These dots are not being used for single family residential. We changed the rules to allow them to be used as air bnb rentals. Therefore, there are less single family homes for people to live in.

    A broker’s license? Wow. If that’s your best argument, you best sit this on out. And welcome back!

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  29. #29
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    Default Re: Air bnb

    Or they could be investment or vacation homes , but Yea your right ……… do you feel better now ?

    https://www.kvue.com/article/news/lo.../269-535725106
    Last edited by Joe (SoCal); 09-10-2022 at 06:55 PM.
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  30. #30
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    Quote Originally Posted by bluedog225 View Post
    It’s math. There would be more housing stock. Prices would be lower. More people could afford homes. It is that simple.

    Don’t make me go all baxter.


    I agree with this, yes.
    But housing the homeless is a stretch.




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  31. #31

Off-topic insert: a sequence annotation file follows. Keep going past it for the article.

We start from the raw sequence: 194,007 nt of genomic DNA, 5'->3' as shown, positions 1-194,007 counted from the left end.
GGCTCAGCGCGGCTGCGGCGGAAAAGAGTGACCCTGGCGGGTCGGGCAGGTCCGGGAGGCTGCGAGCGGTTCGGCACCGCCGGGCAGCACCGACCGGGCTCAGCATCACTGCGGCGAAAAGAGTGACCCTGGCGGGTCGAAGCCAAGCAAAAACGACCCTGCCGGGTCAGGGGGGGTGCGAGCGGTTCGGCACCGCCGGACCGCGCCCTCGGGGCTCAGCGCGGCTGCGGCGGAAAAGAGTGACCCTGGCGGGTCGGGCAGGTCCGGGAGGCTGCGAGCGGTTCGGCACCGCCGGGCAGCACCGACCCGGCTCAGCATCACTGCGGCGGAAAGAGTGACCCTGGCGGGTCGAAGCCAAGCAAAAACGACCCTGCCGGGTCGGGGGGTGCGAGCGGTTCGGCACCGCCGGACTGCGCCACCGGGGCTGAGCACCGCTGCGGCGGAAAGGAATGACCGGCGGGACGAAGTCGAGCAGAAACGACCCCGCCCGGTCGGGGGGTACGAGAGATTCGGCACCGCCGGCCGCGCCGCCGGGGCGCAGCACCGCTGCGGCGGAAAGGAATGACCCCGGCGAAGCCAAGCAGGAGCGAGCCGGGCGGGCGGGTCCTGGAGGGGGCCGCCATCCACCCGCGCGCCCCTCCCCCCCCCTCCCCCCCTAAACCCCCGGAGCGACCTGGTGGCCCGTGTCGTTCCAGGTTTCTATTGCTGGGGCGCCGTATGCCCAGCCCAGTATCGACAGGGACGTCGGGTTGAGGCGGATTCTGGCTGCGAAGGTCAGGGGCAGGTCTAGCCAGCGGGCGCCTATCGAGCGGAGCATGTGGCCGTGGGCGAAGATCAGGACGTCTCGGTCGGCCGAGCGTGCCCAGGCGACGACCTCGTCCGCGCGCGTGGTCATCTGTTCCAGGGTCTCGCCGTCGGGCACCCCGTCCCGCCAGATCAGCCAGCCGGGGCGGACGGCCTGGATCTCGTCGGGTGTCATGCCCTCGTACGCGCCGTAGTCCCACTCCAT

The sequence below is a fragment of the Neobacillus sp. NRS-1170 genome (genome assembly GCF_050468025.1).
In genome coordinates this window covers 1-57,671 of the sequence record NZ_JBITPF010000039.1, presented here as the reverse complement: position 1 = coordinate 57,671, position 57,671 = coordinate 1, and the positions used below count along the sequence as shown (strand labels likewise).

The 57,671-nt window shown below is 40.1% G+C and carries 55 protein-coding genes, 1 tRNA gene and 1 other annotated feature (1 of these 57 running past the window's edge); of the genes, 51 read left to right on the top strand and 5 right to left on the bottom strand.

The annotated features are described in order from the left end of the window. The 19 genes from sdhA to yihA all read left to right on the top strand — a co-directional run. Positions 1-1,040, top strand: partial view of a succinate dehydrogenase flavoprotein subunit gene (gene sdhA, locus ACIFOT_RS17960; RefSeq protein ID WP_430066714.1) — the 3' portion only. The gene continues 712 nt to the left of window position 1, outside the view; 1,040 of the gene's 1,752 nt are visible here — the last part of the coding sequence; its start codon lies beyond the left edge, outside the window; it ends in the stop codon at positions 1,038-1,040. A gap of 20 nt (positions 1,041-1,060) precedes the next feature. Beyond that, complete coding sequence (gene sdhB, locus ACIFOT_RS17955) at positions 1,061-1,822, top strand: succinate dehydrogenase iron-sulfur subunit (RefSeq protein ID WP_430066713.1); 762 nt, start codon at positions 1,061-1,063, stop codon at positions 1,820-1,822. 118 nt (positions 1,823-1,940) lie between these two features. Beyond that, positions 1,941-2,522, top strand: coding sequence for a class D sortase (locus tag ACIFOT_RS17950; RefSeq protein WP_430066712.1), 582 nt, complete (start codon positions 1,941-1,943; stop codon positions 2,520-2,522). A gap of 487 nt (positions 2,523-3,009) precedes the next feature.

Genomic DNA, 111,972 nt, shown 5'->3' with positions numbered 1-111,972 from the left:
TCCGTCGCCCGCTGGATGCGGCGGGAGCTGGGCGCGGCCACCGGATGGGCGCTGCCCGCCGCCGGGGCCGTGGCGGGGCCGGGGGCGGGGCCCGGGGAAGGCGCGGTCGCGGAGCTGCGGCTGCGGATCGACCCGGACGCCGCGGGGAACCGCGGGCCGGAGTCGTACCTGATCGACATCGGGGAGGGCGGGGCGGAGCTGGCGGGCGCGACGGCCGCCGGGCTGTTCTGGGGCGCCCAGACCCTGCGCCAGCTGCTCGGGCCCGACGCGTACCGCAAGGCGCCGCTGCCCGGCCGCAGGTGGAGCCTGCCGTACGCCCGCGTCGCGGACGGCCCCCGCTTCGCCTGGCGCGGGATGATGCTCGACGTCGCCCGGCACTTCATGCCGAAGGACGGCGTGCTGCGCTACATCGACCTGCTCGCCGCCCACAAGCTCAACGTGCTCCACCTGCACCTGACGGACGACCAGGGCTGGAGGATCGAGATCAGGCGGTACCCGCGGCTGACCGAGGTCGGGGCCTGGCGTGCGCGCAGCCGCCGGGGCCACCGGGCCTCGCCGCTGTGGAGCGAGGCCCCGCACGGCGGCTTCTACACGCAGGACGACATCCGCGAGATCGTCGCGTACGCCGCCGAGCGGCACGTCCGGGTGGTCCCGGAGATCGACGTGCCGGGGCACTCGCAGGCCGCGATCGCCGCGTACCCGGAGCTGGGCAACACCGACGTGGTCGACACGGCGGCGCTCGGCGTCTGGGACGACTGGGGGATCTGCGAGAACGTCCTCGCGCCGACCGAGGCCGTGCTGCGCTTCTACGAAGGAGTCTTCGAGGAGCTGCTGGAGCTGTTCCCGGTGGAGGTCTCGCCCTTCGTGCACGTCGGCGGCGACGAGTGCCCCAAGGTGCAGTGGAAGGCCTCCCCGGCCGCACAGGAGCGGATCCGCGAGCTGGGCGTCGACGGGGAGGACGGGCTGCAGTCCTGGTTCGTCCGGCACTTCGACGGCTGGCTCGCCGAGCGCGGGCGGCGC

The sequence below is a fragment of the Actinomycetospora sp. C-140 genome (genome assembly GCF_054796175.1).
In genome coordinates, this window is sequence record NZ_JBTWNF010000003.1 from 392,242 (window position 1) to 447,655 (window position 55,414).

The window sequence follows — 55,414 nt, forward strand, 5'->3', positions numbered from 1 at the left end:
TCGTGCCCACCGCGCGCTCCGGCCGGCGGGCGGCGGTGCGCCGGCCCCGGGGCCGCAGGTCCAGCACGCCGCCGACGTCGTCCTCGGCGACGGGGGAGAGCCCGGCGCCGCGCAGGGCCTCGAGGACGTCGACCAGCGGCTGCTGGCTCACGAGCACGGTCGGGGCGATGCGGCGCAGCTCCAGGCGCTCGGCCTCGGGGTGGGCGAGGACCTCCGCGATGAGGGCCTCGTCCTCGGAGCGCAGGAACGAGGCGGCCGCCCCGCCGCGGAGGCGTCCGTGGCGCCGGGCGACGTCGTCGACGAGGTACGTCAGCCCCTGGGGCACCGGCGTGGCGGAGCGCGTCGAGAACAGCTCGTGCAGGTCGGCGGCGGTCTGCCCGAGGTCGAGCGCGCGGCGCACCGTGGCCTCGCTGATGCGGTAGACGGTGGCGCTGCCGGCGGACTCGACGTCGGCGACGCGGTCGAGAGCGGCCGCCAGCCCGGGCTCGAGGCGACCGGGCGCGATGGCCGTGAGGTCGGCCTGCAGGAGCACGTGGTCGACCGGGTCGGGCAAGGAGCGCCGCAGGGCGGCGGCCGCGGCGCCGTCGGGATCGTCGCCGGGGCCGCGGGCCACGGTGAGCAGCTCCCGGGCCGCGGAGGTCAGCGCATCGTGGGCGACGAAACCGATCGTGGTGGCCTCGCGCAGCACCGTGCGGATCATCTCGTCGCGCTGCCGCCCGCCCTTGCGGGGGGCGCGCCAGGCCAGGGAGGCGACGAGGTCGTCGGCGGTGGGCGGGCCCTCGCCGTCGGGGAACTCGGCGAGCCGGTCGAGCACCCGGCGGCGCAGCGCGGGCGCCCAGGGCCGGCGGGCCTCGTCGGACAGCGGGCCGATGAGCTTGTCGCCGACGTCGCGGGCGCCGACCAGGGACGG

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    Default Re: Air bnb

    More homies; less homeless.

  32. #32
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    Quote Originally Posted by Tom Wilkinson View Post
    The houses that are used for air bnb near me would never be low income housing. Not a chance. They are high end vacation homes that were previously empty most of the year. They would go back to that usage.


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    They are mostly not year round homes either. Few of them are occupied year round, and likely never will be.


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  33. #33